Cyberbullying

Cyberbully



Identify the sender; if a student has another student's identification, it is possible for them to pose as that student online.  Students should have ways they can identify a sender, such as asking them questions only the sender can answer.



Do not  respond to or retaliate for hurtful statements that are directed toward yourself or others.  Agreeing with people who make nasty statements about others has a way of getting back to the victims.  Retaliating statements are often shared and made public.  Words in print are difficult to deny or take back.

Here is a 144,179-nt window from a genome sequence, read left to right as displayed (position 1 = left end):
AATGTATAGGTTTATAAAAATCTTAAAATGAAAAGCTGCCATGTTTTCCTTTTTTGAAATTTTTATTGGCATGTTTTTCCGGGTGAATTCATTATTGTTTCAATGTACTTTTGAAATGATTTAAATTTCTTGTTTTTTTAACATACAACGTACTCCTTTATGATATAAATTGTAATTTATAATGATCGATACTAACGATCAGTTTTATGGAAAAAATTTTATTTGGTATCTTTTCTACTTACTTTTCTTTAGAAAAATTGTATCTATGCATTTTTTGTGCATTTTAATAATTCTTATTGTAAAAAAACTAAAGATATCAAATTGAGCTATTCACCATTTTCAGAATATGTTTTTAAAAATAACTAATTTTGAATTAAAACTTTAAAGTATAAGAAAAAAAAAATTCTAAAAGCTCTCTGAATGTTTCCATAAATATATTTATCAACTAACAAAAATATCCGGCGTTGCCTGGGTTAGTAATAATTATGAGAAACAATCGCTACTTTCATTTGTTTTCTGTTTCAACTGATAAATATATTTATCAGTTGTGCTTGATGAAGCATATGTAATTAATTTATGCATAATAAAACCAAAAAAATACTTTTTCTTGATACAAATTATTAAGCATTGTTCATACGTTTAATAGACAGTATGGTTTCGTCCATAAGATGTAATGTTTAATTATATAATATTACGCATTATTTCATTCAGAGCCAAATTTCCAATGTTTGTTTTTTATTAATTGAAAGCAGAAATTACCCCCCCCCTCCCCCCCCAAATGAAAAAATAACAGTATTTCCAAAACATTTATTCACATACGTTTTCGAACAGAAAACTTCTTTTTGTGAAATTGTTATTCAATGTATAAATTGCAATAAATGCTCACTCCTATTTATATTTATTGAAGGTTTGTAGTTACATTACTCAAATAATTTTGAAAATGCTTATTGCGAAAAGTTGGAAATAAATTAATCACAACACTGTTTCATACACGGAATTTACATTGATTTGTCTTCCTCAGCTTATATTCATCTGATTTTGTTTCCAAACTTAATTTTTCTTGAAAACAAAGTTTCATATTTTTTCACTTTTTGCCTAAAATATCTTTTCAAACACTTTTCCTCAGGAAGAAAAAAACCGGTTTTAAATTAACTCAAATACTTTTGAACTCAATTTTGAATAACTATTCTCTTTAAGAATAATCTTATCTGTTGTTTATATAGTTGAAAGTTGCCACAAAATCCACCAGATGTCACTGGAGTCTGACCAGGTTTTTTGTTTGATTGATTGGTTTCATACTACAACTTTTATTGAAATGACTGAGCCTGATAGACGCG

Openly communicate with someone in authority or your parents when you receive a damaging message.



Never share your password.  Often students admit that they have told only their best friend or a couple of people that they trust.  Friendship fluctuation is quite common in high school--an old friend can become a new enemy and then your identification is in bad hands.



Think carefully before sending messages.  Once messages are sent, they cannot be taken back.



Print out messages that are threatening.  A paper trail will help authorities stop the harassment.  



Let the provider (for example, Facebook) know about the inappropriate conduct.



Actively change passwords and screen names on a regular basis.  This is easy to do and will help keep students' identification out of the hands of other people.



Learn as much as you can about the Internet and how to maintain your privacy. 





Visit www.stopbullying.gov for more information.